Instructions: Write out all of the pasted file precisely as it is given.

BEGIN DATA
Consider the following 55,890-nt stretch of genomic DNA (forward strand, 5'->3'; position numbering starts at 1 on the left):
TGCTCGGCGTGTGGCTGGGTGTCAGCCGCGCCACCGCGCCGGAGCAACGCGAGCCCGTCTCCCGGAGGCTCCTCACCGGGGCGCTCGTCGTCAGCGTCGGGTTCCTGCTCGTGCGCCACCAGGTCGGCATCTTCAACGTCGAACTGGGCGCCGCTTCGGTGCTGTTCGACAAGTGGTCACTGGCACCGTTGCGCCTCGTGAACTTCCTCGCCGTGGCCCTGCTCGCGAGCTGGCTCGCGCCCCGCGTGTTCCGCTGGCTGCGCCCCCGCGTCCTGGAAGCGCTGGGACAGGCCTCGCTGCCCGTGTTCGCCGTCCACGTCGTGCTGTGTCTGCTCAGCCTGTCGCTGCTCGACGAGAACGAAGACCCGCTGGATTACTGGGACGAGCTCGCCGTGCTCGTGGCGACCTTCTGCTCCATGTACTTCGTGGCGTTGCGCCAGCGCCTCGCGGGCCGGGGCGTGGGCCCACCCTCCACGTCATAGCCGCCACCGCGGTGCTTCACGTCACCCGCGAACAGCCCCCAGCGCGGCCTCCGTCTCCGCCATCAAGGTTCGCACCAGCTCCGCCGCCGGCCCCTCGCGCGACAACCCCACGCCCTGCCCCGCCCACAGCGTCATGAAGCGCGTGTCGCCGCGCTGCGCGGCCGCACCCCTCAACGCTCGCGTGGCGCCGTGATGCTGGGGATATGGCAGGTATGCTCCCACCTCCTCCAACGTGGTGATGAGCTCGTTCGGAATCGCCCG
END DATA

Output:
Consider the following 55,890-nt stretch of genomic DNA (forward strand, 5'->3'; position numbering starts at 1 on the left):
TGCTCGGCGTGTGGCTGGGTGTCAGCCGCGCCACCGCGCCGGAGCAACGCGAGCCCGTCTCCCGGAGGCTCCTCACCGGGGCGCTCGTCGTCAGCGTCGGGTTCCTGCTCGTGCGCCACCAGGTCGGCATCTTCAACGTCGAACTGGGCGCCGCTTCGGTGCTGTTCGACAAGTGGTCACTGGCACCGTTGCGCCTCGTGAACTTCCTCGCCGTGGCCCTGCTCGCGAGCTGGCTCGCGCCCCGCGTGTTCCGCTGGCTGCGCCCCCGCGTCCTGGAAGCGCTGGGACAGGCCTCGCTGCCCGTGTTCGCCGTCCACGTCGTGCTGTGTCTGCTCAGCCTGTCGCTGCTCGACGAGAACGAAGACCCGCTGGATTACTGGGACGAGCTCGCCGTGCTCGTGGCGACCTTCTGCTCCATGTACTTCGTGGCGTTGCGCCAGCGCCTCGCGGGCCGGGGCGTGGGCCCACCCTCCACGTCATAGCCGCCACCGCGGTGCTTCACGTCACCCGCGAACAGCCCCCAGCGCGGCCTCCGTCTCCGCCATCAAGGTTCGCACCAGCTCCGCCGCCGGCCCCTCGCGCGACAACCCCACGCCCTGCCCCGCCCACAGCGTCATGAAGCGCGTGTCGCCGCGCTGCGCGGCCGCACCCCTCAACGCTCGCGTGGCGCCGTGATGCTGGGGATATGGCAGGTATGCTCCCACCTCCTCCAACGTGGTGATGAGCTCGTTCGGAATCGCCCG